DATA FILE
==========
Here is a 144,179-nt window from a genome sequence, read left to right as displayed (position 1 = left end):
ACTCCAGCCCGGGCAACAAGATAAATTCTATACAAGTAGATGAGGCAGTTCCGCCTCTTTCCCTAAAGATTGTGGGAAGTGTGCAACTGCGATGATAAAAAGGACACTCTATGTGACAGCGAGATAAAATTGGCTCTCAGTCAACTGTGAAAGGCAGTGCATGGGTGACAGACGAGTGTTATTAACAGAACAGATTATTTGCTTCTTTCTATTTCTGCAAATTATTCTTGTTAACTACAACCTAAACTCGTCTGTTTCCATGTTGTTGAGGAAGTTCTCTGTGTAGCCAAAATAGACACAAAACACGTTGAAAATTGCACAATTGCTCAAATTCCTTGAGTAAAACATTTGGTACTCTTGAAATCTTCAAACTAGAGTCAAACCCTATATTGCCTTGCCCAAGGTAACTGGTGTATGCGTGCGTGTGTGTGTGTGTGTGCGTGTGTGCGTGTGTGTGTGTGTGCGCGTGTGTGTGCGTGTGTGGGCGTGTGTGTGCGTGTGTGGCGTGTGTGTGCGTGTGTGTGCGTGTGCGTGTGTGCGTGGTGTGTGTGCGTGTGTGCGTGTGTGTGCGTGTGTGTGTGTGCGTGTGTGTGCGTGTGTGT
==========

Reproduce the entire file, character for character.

Here is a 144,179-nt window from a genome sequence, read left to right as displayed (position 1 = left end):
ACTCCAGCCCGGGCAACAAGATAAATTCTATACAAGTAGATGAGGCAGTTCCGCCTCTTTCCCTAAAGATTGTGGGAAGTGTGCAACTGCGATGATAAAAAGGACACTCTATGTGACAGCGAGATAAAATTGGCTCTCAGTCAACTGTGAAAGGCAGTGCATGGGTGACAGACGAGTGTTATTAACAGAACAGATTATTTGCTTCTTTCTATTTCTGCAAATTATTCTTGTTAACTACAACCTAAACTCGTCTGTTTCCATGTTGTTGAGGAAGTTCTCTGTGTAGCCAAAATAGACACAAAACACGTTGAAAATTGCACAATTGCTCAAATTCCTTGAGTAAAACATTTGGTACTCTTGAAATCTTCAAACTAGAGTCAAACCCTATATTGCCTTGCCCAAGGTAACTGGTGTATGCGTGCGTGTGTGTGTGTGTGTGCGTGTGTGCGTGTGTGTGTGTGTGCGCGTGTGTGTGCGTGTGTGGGCGTGTGTGTGCGTGTGTGGCGTGTGTGTGCGTGTGTGTGCGTGTGCGTGTGTGCGTGGTGTGTGTGCGTGTGTGCGTGTGTGTGCGTGTGTGTGTGTGCGTGTGTGTGCGTGTGTGT